Each contract index point is worth $2500 and the current price of the June 2023 I hold is $99.45 (but that may change!). So each contract has a current notional value of 2500*99.45 = $248,625. My broker charges $1 per contract in commission, and the spread is 0.005 of a point wide (except on the front contract: but don't trade that!).

To trade one contract as a small trader with a market order will cost half of the spread: 0.5*0.005*$2500 = $6.25 plus the commission of a $1 = $7.25. That is 0.0029% of the notional value. There are no taxes or further fees due. It doesn't matter how many contracts we trade, it will always cost 0.0029% of the notional value per trade.

What about holding costs? Each contract has to be rolled quarterly. It's usually possible to do the roll as a calendar spread rather than two seperate trades. This reduces risk, but also means it will cost the same as a regular trade in execution cost (though we will pay two lots of commission). So each roll trade will cost $6.25 plus $2 = $8.25, or 0.00332% of the notional value. Four lots of that per year adds up to 0.0132% in holding costs.

Let's convert these into risk adjusted terms. The risk of Eurodollars is currently elevated, but in more normal times it averages about 0.5% a year. So the execution cost will be 0.0029/0.5 = 0.0058 and the holding cost is 0.0132/0.5 = 0.026. Both in units of Sharpe Ratio.

Here's our formula again:

Total cost per year = Holding cost + (Trading cost * Number of trades)

Total cost per year = 0.026 + (0.0058 * Number of trades)

We could now plug in a value of X into the table above, for example if we used X=0.5 -> 5.4 trades per yer:

Total cost per year = 0.026 + (0.0058 *5.4) = 0.058

Pre-cost returns: Theory

Let us now turn our attention to pre-cost returns. How are these affected by trading speed? Naively, if we double the number of trades we do in a given timeframe, can we double our profits?

We can't double our profits, but they should increase. Theoretically if we double the number of trades we do we will increase our profits  by the square root of 2: 1.414 and so on. This is down to something called The Law Of Active Management. This states that your 'information ratio' will be proportional to the square root of the number of uncorrelated bets that you make. If we make some assumptions then we can boil this down to your return (or Sharpe Ratio) being proportional to the square root of the number of trades you make in a given time frame.

Pre-cost returns: Practice

LAM is a theory, and effectively represents an upper bound on what is possible. In practice it's extremely unlikely that LAM will always hold. Take for example, the Sage of Omaha.
Ladies and Gentlemen, I give you Mr Warren Buffet.

His information ratio is around 0.7 (which is exceptionally good for a long term buy and hold investor), and his average holding period is... well a long time but let's say it's around 5 years. Now under the Law of Active Management what will Warren's IR be if he shortens his holding period and trades more?

X-Axis: Holding Period. Y-Axis: Information ratio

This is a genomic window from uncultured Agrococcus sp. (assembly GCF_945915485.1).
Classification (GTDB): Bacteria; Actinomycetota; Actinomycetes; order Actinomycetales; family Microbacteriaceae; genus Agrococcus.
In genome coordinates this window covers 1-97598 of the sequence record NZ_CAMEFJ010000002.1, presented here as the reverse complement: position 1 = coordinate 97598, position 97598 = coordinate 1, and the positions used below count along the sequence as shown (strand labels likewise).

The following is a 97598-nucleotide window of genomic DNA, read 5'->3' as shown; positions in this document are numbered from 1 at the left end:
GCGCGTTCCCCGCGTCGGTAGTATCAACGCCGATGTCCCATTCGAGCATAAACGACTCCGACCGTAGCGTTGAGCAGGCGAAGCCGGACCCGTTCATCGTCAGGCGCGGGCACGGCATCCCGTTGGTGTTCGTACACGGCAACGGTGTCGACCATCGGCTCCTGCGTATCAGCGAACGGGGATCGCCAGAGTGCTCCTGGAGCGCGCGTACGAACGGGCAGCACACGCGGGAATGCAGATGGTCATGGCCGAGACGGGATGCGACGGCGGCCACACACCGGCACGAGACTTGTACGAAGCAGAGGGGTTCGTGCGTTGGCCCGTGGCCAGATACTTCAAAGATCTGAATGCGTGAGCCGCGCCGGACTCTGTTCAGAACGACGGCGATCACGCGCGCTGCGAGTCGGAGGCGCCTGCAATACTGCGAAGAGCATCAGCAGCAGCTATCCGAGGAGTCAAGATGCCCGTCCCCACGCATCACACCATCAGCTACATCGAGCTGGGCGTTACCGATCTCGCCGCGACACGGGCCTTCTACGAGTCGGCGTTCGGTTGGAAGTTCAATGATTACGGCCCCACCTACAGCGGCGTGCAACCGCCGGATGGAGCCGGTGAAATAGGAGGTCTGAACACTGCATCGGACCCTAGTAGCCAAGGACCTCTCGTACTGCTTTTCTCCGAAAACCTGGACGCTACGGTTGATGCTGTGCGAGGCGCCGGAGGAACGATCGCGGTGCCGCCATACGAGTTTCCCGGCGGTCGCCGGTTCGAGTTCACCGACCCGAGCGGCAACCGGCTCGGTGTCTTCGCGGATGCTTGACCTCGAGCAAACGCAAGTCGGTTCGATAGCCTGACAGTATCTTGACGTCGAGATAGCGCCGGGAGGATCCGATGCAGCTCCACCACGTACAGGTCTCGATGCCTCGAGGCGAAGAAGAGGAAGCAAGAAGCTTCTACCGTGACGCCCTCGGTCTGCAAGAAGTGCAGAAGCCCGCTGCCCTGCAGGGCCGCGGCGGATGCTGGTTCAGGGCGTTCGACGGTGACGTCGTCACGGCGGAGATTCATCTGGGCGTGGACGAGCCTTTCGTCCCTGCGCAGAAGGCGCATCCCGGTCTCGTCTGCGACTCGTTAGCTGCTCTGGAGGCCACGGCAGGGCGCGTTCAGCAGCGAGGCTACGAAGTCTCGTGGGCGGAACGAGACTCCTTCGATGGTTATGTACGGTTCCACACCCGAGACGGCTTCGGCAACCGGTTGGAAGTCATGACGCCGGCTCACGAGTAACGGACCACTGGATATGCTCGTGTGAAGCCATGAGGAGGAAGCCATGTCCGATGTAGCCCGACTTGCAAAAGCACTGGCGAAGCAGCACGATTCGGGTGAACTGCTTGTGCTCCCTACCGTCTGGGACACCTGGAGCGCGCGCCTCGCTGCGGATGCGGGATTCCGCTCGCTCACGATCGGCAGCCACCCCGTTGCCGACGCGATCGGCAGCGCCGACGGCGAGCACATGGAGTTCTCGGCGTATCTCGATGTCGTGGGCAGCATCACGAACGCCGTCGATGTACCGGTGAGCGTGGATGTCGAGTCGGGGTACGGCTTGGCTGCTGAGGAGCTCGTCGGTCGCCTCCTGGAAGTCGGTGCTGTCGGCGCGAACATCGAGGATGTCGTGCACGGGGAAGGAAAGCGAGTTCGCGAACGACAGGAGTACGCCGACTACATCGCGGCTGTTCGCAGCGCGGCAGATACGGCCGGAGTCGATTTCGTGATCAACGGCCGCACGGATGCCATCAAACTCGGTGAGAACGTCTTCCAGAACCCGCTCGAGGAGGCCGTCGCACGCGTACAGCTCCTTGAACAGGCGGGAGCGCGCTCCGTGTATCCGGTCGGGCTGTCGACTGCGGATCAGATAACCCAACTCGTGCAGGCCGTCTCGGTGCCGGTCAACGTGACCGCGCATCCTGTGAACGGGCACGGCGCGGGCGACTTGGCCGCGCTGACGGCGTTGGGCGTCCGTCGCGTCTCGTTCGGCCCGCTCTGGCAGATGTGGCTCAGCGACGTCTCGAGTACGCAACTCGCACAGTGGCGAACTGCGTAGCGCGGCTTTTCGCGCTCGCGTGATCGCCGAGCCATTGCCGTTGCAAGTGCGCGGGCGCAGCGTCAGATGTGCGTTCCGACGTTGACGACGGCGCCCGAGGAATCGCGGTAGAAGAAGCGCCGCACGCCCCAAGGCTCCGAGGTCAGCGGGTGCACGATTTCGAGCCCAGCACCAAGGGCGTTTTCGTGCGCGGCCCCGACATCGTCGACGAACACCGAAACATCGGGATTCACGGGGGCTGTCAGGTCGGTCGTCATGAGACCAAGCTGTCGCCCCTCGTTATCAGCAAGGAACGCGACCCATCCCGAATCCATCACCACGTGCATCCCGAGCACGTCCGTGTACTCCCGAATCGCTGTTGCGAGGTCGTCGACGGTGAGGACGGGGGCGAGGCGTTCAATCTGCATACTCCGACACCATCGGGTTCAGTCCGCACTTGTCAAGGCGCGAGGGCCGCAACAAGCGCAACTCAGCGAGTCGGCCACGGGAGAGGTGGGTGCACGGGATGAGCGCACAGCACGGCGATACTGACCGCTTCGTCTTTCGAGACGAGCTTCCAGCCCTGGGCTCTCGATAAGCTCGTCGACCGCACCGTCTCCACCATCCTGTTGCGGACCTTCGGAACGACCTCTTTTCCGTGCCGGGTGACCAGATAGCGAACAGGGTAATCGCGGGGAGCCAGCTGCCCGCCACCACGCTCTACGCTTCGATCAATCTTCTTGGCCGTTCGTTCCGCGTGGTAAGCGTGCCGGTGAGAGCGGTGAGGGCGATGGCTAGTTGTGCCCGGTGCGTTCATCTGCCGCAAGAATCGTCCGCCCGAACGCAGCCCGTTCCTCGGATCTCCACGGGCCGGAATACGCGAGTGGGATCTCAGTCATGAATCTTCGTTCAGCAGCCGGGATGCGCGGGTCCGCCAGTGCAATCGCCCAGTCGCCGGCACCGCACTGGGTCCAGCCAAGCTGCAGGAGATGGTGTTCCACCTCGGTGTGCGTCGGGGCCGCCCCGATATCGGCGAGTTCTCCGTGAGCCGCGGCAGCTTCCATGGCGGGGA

Shortening it to 2 years pushes it up to just over 1.0; pretty good and probably achievable. Then things get silly and we need a log scale to show what's going on. By the time Warren is down to a one week holding period his IR of over 10 put's him amongst the best high frequency trading firms on the planet, despite holding positions for much longer.

When the graph finishes with a holding period of one second, still well short of HFT territory, Warren has a four figure IR. Nice, but very unlikely.

This is a silly example, so let's take a more realistic (and relevant) one. The average Sharpe Ratio (SR) for an arbitrary instrument achieved by the slowest moving average crossover rule I use, MAV 64,256, is around 0.28. It does 1.1 trades per year. What if I speed it up by using shorter moving averages, MAV 32,128 and so on? What does the LAM say will happen to my SR, and what actually happens.

X-axis: Moving average rule N,4N. Y-axis Sharpe Ratio pre-costs

If I turn the dial all the way and start trading a MAC 2,8 (far left off the graph) the LAM says the Sharpe should be a stonking 1.68. The reality is a very poor 0.07. Momentum just doesn't work so well at shorter timeframes, although it does consistently well between MAC8 and MAC64. You can't just increase the speed of a trading rule and expect to make more money; indeed you may well make less.

Net returns

We are now finally ready to put pre-cost returns together with costs and see what they can tell us about optimal trading speeds. For now, I will stick with using a set of moving average rules and the costs of trading Eurodollar futures. Later in the post I'll discuss how you can set stop-losses correctly in the presence of trading costs.

Let's take the graph above, but now subtract the costs of trading Eurodollar futures using the formula from earlier:

Total cost per year = 0.026 + (0.0058 * Number of trades)

The number of trades for each trading rule will come from backtests, but there are also values in both of my trading books that you can use.

X-Axis: Moving average rule, Y-axis Sharpe Ratio before and after costs

The faster rules look even worse now and actually lose money. For this particular trading rule the question of how fast we can trade is clear: as slow as possible. I recommend keeping at least 3 variations of moving average in your system for adequate diversification, but the fastest two variations are clearly a waste of money.

Important: I am comparing the average SR pre-cost across all instruments with the costs just for Eurodollar. I am not using the backtested Sharpe Ratios for Eurodollar by itself, which as it happens are much higher than the average due to secular trends in interest rates. This avoids overfitting.